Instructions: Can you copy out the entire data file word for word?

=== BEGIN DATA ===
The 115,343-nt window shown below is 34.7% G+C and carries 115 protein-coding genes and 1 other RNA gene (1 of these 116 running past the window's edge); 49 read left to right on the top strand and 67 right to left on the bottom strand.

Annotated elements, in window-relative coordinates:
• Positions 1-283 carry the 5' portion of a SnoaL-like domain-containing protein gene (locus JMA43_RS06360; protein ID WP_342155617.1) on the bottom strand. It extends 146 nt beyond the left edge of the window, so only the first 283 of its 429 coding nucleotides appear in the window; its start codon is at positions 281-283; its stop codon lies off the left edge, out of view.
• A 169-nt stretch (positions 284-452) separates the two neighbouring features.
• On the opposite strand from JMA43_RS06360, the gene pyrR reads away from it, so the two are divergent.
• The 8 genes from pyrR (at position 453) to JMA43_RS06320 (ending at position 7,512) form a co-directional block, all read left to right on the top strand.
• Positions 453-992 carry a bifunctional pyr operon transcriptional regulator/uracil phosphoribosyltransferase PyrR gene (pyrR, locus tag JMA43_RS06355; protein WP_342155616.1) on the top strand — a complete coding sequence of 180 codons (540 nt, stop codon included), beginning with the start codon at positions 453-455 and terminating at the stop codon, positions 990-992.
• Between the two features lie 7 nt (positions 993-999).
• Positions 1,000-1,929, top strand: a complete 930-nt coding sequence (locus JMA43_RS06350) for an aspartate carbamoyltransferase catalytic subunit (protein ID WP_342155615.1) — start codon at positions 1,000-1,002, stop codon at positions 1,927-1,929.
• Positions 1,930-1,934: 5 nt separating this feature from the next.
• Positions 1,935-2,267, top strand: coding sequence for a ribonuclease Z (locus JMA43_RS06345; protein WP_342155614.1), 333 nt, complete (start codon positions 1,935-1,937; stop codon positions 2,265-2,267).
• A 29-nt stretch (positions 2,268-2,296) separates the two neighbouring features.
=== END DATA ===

The 115,343-nt window shown below is 34.7% G+C and carries 115 protein-coding genes and 1 other RNA gene (1 of these 116 running past the window's edge); 49 read left to right on the top strand and 67 right to left on the bottom strand.

Annotated elements, in window-relative coordinates:
• Positions 1-283 carry the 5' portion of a SnoaL-like domain-containing protein gene (locus JMA43_RS06360; protein ID WP_342155617.1) on the bottom strand. It extends 146 nt beyond the left edge of the window, so only the first 283 of its 429 coding nucleotides appear in the window; its start codon is at positions 281-283; its stop codon lies off the left edge, out of view.
• A 169-nt stretch (positions 284-452) separates the two neighbouring features.
• On the opposite strand from JMA43_RS06360, the gene pyrR reads away from it, so the two are divergent.
• The 8 genes from pyrR (at position 453) to JMA43_RS06320 (ending at position 7,512) form a co-directional block, all read left to right on the top strand.
• Positions 453-992 carry a bifunctional pyr operon transcriptional regulator/uracil phosphoribosyltransferase PyrR gene (pyrR, locus tag JMA43_RS06355; protein WP_342155616.1) on the top strand — a complete coding sequence of 180 codons (540 nt, stop codon included), beginning with the start codon at positions 453-455 and terminating at the stop codon, positions 990-992.
• Between the two features lie 7 nt (positions 993-999).
• Positions 1,000-1,929, top strand: a complete 930-nt coding sequence (locus JMA43_RS06350) for an aspartate carbamoyltransferase catalytic subunit (protein ID WP_342155615.1) — start codon at positions 1,000-1,002, stop codon at positions 1,927-1,929.
• Positions 1,930-1,934: 5 nt separating this feature from the next.
• Positions 1,935-2,267, top strand: coding sequence for a ribonuclease Z (locus JMA43_RS06345; protein WP_342155614.1), 333 nt, complete (start codon positions 1,935-1,937; stop codon positions 2,265-2,267).
• A 29-nt stretch (positions 2,268-2,296) separates the two neighbouring features.